RBS, one of the UK’s largest banks, recently presented the status of its transformation plan to the investor community. In addition to updating investors on investment plans, the presentation unveiled RBS’s new approach to innovation. RBS has shifted from a largely internal model to an external and more structured methodology as it looks to become a more active participant in the FinTech ecosystem. A number of tier-one banks are making similar moves, marking an industry shift in banks recognizing that innovation will be increasingly technology-enabled.
RBS has undergone a radical cultural shift in its approach to obtaining and driving technology-enabled innovation. A massive IT organization in its own right – with a large internal IT workforce – RBS has often been inward-looking, focusing on the creation and development of its own intellectual property. But the external IT landscape is rapidly changing: nontraditional players are disrupting the banking value chain and customers are demanding faster access to new technologies and innovative services. RBS has realized that its internal approach is not sufficiently receptive to technology developments from the outside world.
RBS has therefore adopted an outward-looking approach to searching for innovation. It has created an outpost in Silicon Valley to build relationships with top players in the IT provider community and search for ideas. A similar scouting capability is located in Israel to track development on the security and analytics side. Rather than maintain full IP control, the company has switched to a co-creation model, collaborating with external FinTech providers to seek out and develop ideas.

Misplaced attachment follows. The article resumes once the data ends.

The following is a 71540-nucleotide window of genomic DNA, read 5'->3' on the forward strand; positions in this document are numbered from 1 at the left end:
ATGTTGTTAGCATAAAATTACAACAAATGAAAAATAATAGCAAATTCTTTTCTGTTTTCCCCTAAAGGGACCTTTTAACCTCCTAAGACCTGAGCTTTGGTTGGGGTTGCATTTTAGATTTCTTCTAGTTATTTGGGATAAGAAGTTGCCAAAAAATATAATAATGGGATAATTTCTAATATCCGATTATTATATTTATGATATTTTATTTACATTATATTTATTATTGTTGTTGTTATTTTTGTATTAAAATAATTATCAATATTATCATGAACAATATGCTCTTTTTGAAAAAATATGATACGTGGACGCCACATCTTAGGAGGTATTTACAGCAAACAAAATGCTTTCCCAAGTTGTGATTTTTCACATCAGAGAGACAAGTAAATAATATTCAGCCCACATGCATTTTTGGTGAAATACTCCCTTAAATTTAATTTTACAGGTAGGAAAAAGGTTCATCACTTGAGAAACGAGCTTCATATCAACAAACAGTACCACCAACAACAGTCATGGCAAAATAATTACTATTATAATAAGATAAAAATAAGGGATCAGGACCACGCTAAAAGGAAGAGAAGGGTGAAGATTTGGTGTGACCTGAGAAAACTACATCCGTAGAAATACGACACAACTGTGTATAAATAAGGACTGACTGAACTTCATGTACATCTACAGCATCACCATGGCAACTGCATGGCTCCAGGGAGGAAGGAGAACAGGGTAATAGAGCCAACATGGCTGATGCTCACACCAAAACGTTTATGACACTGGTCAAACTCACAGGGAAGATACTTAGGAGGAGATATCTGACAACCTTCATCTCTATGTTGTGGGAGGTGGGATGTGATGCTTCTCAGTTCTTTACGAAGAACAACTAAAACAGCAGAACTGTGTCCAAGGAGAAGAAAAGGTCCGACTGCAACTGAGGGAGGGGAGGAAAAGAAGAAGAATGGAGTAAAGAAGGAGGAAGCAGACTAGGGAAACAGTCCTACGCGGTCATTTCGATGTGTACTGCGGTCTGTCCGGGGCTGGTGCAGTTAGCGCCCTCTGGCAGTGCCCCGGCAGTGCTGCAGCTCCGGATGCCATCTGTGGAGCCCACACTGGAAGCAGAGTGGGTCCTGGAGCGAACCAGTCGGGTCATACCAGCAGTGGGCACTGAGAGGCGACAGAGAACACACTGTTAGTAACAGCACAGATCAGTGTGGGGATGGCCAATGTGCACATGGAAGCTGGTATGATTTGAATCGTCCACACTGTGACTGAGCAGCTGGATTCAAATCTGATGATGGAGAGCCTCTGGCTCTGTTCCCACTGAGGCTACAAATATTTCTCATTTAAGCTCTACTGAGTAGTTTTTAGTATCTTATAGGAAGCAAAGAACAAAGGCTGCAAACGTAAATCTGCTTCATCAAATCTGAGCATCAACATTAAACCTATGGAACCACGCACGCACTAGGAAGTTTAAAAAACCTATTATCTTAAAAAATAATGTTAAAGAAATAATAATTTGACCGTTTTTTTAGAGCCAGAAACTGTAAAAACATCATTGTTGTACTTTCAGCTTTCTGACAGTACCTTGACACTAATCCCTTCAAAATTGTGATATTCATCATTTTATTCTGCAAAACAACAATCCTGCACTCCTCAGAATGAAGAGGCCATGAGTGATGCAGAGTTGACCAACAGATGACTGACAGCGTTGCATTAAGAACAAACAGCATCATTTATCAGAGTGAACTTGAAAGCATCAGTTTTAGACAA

A key part of driving a stream of innovation into a company is the pipeline approach. This begins with internal and external research across a wide array of sources to generate a bucket of ideas. Opportunities that are worth investing in move into the proof of concept and then pilot stages as part of an innovation pipeline portfolio. This method has resulted in a series of innovation launches, such as Apple’s Touch ID in February, Return Path in May, and the iWatch (planned for July). RBS is working with a number of established providers and FinTech start-ups; it is taking a more active role in the ecosystem rather than just acting as a final client.
This pipeline approach is becoming commonplace in the banking sector. Large banks in particular are realizing that even the largest IT department cannot keep up with the rate of change and innovation in the IT industry by itself. Barclays launched a FinTech Accelerator program at the end of December 2013, Santander announced a $100m fund for FinTech companies last July, and Citi launched its FinTech Meetup program last December. Banks will, and need to, take a more proactive development role, acting as co-developers, investors, and clients to ensure that they can benefit fully from the latest innovation.
Daniel Mayo, Chief Analyst, Financial Services Technology
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